I recently had the chance to get a developer account for WP Engine, a dedicated WordPress hosting company, and test some advanced ad setups on their servers. This post contains my findings.

ads.txt not showing up

Please keep in mind that the ads.txt file needs to be placed in the root domain and not subdomains, so it would not be created on your .wpendine.com staging site. See the ads.txt manual for more information.

Groups not rotating – Allow ORDER by RAND()

The most peculiar setting I found in WP Engine was that they don’t allow random ads by default. This affects our rotating ad groups.

Solution: enable the Allow ORDER by RAND() option, which is located in your WordPress Dashboard > WP Engine > General Settings > Advanced Configuration.

HTTPS backend and HTTP frontend

While my WP Engine test site was using HTTP in the frontend, the admin interface used HTTPS only. This caused most ads not to show up because the cache-busting call to load them was failing.

Solution: go to the SSL section in your WP Engine admin dashboard and either get a free or premium SSL certificate for your frontend as well.

It looks like you can also just add HTTPS to the URLs of your sites in your WordPress Dashboard > Settings > General.

Display ads based on URL parameters

Our URL Parameter display condition allows you to show different ads based on the URL. E.g., you might want to show some ads only to users from a certain traffic source like https://example.com/my-post/?source=facebook.

WP Engine might block such parameters from showing different ads. As a solution, you can use our Cache-Busting or ask them to exclude certain parameters.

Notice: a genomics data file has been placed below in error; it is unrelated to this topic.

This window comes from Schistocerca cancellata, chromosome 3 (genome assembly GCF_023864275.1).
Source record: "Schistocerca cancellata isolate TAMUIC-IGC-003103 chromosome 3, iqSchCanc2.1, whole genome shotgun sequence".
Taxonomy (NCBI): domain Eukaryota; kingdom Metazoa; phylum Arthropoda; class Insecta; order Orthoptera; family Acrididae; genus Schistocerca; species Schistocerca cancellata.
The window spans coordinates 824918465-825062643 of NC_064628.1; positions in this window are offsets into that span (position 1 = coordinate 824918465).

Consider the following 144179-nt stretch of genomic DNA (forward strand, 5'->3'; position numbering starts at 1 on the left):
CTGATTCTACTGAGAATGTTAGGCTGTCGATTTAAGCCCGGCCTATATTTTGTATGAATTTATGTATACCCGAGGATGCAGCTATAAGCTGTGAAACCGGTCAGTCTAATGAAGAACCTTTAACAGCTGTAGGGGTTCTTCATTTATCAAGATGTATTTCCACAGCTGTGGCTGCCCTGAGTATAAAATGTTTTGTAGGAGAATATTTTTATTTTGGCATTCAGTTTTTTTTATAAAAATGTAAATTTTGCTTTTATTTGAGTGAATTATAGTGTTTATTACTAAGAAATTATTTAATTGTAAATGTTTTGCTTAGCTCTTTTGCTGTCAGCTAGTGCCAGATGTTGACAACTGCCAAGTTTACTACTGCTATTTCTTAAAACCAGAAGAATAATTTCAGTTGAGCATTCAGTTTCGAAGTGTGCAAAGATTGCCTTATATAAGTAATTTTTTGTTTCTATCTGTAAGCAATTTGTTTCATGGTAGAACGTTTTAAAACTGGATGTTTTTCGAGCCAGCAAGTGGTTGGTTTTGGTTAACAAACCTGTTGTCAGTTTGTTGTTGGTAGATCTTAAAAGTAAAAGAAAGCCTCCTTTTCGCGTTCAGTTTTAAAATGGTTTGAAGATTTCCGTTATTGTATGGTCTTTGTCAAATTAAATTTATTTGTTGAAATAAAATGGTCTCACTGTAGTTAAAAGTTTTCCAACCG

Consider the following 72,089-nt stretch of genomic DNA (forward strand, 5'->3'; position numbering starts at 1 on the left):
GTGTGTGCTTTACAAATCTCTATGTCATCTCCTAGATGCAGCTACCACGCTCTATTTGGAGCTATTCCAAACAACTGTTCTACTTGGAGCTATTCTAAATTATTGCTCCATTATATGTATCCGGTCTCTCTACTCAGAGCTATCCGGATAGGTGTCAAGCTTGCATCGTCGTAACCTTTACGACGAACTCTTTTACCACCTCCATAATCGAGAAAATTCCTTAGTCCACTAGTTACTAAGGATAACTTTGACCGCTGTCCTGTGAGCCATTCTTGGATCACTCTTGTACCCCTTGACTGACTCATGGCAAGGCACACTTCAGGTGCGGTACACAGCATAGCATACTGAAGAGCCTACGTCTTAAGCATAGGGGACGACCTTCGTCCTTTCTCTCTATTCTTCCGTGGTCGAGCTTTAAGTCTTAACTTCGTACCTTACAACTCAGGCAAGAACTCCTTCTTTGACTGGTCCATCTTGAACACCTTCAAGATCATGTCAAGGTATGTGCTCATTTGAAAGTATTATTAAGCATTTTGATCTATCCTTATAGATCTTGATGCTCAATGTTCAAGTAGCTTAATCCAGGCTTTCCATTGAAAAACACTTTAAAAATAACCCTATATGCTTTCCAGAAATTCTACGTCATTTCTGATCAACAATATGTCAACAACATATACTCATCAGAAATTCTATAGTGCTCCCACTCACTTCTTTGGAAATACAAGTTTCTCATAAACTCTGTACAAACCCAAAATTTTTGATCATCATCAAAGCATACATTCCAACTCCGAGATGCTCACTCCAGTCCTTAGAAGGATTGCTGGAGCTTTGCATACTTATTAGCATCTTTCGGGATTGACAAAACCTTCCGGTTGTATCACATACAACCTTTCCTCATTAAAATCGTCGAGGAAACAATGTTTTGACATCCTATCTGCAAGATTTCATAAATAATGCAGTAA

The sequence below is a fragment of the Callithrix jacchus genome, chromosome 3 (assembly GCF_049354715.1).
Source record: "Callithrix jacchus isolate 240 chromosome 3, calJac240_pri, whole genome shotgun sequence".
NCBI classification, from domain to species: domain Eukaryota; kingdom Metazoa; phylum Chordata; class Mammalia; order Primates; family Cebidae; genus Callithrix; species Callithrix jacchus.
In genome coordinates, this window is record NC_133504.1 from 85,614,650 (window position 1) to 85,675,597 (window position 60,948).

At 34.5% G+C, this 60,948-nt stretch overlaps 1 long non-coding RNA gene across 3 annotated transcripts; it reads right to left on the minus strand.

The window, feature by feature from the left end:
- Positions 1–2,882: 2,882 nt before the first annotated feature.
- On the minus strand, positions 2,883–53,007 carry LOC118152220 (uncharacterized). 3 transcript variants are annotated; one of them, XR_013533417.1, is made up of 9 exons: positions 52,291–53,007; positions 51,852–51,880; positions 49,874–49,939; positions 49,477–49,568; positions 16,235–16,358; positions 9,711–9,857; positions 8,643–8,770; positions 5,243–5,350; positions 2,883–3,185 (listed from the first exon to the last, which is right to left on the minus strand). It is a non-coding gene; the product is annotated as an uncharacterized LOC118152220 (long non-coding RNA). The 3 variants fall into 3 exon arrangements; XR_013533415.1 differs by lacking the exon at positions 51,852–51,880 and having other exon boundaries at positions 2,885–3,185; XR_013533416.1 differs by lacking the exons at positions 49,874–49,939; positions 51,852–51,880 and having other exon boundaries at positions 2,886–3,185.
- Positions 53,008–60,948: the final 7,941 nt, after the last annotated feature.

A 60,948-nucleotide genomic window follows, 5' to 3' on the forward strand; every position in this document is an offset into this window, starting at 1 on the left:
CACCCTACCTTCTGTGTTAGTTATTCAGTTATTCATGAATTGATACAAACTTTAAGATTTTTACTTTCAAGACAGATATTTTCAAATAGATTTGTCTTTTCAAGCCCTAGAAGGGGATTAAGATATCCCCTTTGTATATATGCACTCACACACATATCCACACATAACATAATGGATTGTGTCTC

Please also read their article about UTM and GCLID variables and caching.

Cookies blocked

In the past, I have seen WP Engine block a lot of cookies by default. This also prevented some visitor conditions in Advanced Ads Pro from working.

I was not able to reproduce it with my account, so it might be resolved.

Anyway, if you have the feeling that some visitor conditions might not work then you might want to look into cookies – or let us know in support that you are using WP Engine, so that we take a look at that.

As a reference, they have a post about cookies and caching.

301 redirect on AMP pages

We saw a 301 redirect of our tracking call on AMP pages.

To our inquiry, the WP Engine support replied as following:

The 301 should pose no issue as it appears the final request ends up being a 200. I suspect the 301 is showing here due to the security header ‘add_header Strict-Transport-Security “max-age=63072000; includeSubDomains; preload”;’ being used here, and pulling it off of the CDN just from looking into things here.

Billing of Tracking calls

By default, WP Engine does only bill a single visit per individual IP address per day. See their definition of a billable visit. So when a visitor comes to a page that also uses the local AJAX-based tracking method in Advanced Ads Tracking, the additional request is not creating more costs.

However, you might receive a higher bill than expected if you have an external cache enabled like Cloudflare. While all page traffic going through Cloudflare practically uses a single IP address and so is only billed as a single request, each tracking call might count as an individual visit since it is technically sent from the visitor’s IP address. For more details please see the information under Other Notes.

Any other issues with WP Engine and ads?

If you are using WP Engine and experience problems with your ads then please reach out. I will update this tutorial with any new information coming up.